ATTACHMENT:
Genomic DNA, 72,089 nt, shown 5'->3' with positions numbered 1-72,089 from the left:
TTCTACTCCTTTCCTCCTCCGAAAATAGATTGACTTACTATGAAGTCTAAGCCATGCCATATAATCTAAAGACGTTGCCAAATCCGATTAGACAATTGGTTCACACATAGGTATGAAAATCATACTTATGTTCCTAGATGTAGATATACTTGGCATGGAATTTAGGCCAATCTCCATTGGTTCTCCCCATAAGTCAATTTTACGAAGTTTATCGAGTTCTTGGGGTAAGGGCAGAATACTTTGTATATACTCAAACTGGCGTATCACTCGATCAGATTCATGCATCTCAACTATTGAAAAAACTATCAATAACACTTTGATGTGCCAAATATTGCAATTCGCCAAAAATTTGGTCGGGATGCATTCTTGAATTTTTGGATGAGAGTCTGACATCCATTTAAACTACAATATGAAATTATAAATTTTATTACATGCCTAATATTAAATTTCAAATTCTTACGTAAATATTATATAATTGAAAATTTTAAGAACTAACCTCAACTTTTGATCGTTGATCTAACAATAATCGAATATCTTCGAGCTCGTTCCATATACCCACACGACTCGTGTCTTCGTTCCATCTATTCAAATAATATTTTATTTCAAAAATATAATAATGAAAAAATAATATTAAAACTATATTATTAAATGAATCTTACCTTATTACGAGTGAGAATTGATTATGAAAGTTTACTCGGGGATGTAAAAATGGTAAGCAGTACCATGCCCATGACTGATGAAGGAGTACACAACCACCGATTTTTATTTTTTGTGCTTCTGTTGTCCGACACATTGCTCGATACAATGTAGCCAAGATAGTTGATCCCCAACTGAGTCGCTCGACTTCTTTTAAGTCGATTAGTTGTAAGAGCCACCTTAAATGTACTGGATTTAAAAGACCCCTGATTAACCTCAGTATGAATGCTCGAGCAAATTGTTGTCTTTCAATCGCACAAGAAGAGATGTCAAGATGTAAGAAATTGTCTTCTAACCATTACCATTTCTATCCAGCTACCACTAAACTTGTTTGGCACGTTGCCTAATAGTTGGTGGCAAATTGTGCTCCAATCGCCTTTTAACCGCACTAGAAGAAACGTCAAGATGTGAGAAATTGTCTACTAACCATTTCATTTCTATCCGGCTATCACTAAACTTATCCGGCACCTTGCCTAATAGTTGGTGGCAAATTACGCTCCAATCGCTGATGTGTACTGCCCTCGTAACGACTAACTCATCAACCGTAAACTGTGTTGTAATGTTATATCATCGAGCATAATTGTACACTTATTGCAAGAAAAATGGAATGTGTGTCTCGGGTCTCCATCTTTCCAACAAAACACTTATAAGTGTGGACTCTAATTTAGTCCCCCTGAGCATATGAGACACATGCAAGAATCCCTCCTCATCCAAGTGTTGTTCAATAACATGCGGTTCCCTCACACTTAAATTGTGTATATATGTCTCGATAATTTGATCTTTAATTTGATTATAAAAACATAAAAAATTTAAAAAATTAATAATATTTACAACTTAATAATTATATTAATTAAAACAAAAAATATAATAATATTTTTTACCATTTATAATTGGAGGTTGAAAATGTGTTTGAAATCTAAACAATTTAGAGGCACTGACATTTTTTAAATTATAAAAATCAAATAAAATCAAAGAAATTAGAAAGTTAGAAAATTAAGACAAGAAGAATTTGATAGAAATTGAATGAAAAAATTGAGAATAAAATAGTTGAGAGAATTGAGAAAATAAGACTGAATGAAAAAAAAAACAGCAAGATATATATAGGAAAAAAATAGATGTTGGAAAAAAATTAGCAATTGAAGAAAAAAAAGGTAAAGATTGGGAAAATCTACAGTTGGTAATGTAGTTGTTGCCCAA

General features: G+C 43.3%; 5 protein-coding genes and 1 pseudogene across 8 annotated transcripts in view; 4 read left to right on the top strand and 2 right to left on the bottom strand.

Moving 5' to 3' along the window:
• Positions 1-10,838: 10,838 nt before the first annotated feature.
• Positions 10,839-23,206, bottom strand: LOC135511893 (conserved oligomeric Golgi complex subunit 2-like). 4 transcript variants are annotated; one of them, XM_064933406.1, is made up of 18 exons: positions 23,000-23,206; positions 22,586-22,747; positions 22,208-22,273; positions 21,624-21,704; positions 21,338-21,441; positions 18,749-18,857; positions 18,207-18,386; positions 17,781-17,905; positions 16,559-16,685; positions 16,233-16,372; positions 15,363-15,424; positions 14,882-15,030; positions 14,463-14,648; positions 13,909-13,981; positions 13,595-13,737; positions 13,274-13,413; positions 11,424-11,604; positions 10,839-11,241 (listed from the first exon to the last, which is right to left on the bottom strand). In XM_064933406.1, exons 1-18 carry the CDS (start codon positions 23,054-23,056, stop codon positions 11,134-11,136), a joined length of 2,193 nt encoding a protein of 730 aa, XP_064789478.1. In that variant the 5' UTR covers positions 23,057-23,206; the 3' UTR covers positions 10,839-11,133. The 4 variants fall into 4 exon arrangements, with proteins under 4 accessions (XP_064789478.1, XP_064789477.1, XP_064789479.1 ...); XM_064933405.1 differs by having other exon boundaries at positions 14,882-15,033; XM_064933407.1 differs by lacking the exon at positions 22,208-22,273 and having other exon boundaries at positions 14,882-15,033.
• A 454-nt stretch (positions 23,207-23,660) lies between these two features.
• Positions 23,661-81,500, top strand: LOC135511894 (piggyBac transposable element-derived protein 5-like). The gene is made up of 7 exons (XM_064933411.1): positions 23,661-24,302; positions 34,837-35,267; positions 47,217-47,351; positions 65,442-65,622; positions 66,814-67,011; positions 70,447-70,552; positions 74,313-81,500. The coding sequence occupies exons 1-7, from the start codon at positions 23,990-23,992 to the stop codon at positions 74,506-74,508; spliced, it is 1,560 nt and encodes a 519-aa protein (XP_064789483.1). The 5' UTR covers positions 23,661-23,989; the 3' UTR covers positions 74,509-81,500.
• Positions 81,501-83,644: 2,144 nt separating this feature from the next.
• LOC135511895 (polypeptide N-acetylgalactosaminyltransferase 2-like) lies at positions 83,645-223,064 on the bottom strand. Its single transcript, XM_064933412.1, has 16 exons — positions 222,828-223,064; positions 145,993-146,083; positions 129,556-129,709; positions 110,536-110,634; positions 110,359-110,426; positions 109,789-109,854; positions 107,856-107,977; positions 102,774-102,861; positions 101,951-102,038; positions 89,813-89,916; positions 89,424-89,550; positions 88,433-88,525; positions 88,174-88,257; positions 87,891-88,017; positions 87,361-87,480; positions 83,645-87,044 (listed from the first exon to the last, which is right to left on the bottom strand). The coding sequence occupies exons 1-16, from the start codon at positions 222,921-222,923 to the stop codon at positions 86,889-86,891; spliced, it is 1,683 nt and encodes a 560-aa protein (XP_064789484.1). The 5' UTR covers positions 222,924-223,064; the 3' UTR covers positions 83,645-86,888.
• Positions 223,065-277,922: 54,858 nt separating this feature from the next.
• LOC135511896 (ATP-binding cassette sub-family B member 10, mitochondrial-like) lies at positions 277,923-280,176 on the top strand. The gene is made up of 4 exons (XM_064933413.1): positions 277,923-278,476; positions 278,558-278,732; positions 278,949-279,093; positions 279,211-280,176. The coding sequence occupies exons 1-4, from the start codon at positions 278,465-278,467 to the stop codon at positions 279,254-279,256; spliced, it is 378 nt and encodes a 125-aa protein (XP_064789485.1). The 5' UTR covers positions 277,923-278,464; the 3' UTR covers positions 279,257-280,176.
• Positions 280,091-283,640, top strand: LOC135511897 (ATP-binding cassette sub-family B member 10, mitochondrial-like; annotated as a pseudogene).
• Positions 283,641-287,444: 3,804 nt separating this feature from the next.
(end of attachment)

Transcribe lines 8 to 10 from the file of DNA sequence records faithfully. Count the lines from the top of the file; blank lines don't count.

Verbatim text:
• Positions 23,661-81,500, top strand: LOC135511894 (piggyBac transposable element-derived protein 5-like). The gene is made up of 7 exons (XM_064933411.1): positions 23,661-24,302; positions 34,837-35,267; positions 47,217-47,351; positions 65,442-65,622; positions 66,814-67,011; positions 70,447-70,552; positions 74,313-81,500. The coding sequence occupies exons 1-7, from the start codon at positions 23,990-23,992 to the stop codon at positions 74,506-74,508; spliced, it is 1,560 nt and encodes a 519-aa protein (XP_064789483.1). The 5' UTR covers positions 23,661-23,989; the 3' UTR covers positions 74,509-81,500.
• Positions 81,501-83,644: 2,144 nt separating this feature from the next.
• LOC135511895 (polypeptide N-acetylgalactosaminyltransferase 2-like) lies at positions 83,645-223,064 on the bottom strand. Its single transcript, XM_064933412.1, has 16 exons — positions 222,828-223,064; positions 145,993-146,083; positions 129,556-129,709; positions 110,536-110,634; positions 110,359-110,426; positions 109,789-109,854; positions 107,856-107,977; positions 102,774-102,861; positions 101,951-102,038; positions 89,813-89,916; positions 89,424-89,550; positions 88,433-88,525; positions 88,174-88,257; positions 87,891-88,017; positions 87,361-87,480; positions 83,645-87,044 (listed from the first exon to the last, which is right to left on the bottom strand). The coding sequence occupies exons 1-16, from the start codon at positions 222,921-222,923 to the stop codon at positions 86,889-86,891; spliced, it is 1,683 nt and encodes a 560-aa protein (XP_064789484.1). The 5' UTR covers positions 222,924-223,064; the 3' UTR covers positions 83,645-86,888.